Markets tank on institutional selling amid rising rate fears, expert predicts savage correction

"IT, metals, consumption plays are collapsing... something has changed globally," said Navneet Daga , Vice President, Yes Securities.

Published: 24th January 2022 02:40 PM  |   Last Updated: 24th January 2022 03:10 PM   |  A+A-

Nifty, Sensex, BSE, NSE

Image used for representational purpose only. (Photo | PTI)

Express News Service

MUMBAI: Indian shares tanked Monday on relentless selling by FIIs who have net sold almost Rs 9000 crore of equities so far this calendar year on rising inflationary expectations and the rising cost of capital in the face of a spike in crude oil prices. 

Such was the selling momentum, a key technical index level was taken out with consummate ease, causing benchmark indices like Nifty and Sensex to capitulate in its face.

The Nifty traded 2.6% lower at 17161.55 with 48 of 50 Nifty constituents in the red and the Sensex traded down 2.5% with all 30 major stocks having declined intraday Monday.

A key technical level at 17381 gave way, triggering stop losses and escalating the correction. 

The correction in mid-caps was deeper, underscoring the pain among retail investors, many of whom were first-timers to the stock markets since the pandemic emerged in March 2020.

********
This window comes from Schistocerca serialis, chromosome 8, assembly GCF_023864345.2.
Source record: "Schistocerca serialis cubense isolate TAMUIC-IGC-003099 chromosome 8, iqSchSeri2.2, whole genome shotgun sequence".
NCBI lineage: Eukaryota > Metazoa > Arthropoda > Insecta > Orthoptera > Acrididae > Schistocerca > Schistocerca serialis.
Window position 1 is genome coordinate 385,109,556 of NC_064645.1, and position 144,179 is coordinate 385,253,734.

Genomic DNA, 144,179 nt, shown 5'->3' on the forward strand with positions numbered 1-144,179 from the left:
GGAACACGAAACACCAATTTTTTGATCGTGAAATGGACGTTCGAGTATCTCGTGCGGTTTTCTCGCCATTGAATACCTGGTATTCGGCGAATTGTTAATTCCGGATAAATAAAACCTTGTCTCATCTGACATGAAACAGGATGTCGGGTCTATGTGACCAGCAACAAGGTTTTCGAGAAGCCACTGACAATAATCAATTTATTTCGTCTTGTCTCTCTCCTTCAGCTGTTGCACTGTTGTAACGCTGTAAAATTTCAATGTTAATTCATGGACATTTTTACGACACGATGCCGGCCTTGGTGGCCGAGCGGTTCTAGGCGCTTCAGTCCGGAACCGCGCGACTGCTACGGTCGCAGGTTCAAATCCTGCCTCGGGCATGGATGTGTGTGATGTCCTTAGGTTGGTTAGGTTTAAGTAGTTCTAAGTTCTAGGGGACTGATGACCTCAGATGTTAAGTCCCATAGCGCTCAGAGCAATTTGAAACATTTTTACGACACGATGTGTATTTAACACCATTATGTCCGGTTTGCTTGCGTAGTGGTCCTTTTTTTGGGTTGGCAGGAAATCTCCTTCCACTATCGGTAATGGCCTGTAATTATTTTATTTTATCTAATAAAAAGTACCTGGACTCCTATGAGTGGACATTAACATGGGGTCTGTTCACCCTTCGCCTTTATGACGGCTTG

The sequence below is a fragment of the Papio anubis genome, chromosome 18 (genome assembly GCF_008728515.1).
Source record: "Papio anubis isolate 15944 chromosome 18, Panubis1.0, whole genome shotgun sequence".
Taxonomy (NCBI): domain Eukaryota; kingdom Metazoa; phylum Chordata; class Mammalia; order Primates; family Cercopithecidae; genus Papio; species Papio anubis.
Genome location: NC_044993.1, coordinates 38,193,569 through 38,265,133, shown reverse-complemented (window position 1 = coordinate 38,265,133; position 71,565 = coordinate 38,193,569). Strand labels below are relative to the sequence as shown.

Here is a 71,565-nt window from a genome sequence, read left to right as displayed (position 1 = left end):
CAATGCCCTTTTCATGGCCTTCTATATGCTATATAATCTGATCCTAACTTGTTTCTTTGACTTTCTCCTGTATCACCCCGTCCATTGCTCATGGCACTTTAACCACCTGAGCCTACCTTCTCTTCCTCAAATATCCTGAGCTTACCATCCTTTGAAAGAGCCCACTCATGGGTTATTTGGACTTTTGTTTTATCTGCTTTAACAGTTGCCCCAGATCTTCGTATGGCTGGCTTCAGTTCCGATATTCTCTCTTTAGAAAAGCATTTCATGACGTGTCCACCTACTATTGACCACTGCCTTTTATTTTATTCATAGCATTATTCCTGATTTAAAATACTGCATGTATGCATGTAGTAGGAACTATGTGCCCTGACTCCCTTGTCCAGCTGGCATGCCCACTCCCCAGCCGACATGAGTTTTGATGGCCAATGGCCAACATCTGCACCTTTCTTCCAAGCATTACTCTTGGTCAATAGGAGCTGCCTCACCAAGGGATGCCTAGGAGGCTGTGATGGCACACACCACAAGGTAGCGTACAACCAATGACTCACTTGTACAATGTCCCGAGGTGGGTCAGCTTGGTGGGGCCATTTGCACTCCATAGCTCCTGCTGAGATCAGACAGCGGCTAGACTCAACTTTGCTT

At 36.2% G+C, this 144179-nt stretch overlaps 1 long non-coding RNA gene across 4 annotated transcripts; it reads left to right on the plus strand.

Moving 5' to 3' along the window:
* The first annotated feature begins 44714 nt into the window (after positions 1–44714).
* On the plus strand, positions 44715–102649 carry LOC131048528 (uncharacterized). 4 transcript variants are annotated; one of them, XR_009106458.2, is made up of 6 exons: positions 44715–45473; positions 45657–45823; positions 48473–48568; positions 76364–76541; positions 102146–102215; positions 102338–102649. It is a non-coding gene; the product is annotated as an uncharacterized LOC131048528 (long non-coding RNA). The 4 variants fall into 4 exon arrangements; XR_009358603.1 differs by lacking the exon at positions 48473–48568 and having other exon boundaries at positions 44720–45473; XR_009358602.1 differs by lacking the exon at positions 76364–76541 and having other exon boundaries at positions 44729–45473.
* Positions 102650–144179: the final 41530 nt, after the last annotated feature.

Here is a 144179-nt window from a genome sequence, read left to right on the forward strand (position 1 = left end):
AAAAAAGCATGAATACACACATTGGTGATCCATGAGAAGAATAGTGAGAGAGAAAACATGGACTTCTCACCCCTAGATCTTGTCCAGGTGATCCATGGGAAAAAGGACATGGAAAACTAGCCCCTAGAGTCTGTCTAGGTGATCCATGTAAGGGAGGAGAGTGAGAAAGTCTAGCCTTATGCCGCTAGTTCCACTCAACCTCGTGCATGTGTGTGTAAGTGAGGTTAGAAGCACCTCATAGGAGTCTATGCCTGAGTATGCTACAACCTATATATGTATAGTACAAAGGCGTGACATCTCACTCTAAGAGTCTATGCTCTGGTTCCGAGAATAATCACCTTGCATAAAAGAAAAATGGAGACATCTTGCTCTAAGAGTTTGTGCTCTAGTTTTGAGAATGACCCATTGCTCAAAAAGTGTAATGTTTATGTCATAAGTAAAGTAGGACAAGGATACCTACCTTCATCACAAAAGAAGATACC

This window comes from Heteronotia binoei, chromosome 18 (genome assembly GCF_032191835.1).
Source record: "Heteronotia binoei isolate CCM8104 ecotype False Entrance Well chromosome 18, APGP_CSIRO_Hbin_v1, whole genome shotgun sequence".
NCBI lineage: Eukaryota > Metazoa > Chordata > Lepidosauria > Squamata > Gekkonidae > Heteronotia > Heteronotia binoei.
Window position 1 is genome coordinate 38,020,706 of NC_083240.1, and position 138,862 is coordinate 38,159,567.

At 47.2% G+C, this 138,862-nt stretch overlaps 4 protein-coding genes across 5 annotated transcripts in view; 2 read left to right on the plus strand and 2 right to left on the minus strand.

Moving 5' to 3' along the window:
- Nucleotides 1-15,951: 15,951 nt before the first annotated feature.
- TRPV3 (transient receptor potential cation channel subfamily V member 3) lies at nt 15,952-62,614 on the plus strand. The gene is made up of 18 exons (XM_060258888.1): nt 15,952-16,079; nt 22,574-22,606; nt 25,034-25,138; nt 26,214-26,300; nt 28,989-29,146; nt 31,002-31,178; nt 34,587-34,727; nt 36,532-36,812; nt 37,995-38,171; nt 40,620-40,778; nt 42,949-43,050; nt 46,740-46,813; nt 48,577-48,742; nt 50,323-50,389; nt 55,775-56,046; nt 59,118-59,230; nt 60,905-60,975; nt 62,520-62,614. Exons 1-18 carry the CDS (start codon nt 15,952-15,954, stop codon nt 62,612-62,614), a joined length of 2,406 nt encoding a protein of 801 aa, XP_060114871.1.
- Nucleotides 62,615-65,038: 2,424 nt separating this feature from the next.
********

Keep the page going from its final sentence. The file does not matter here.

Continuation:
The NSE Midcap 150 traded down almost 4%. With Monday's fall, the midcap index moved into negative territory for calendar year, following in the footsteps of the benchmark Nifty and the Sensex. 

Asked whether the market will get support at its December 20 low of 16410.2, ace investor Vijay Kedia, MD, Kedia Securities, said he didn't think so.

"You get a dead cat bounce when the cat is dead. The cat has yet to die for it to bounce,"  he said, remarking that the correction looked starker with "global inflation and rising interest rates" posing a risk to stock markets. 

The Nifty made a low of 16410.2 on December 20 last year from where it bounced to a high of 18350.95 on January 18. Since then the Nifty has shed 1190 points. 

Navneet Daga, Vice President, Yes Securities, believed the correction this time around would be more savage with the best performing parts of the market tanking globally amid fears of a rise in the cost of capital due to rising inflation. 

"IT, metals, consumption plays are collapsing... something has changed globally," Daga said. 

In the fiscal year to date, FIIs have sold equities worth Rs 38782 crore, with the bulk having happened in December and so far this month. 

The rising inflationary expectations were reflected in the 35 bps rise in the Indian ten-year bond yield to around 6.65%.



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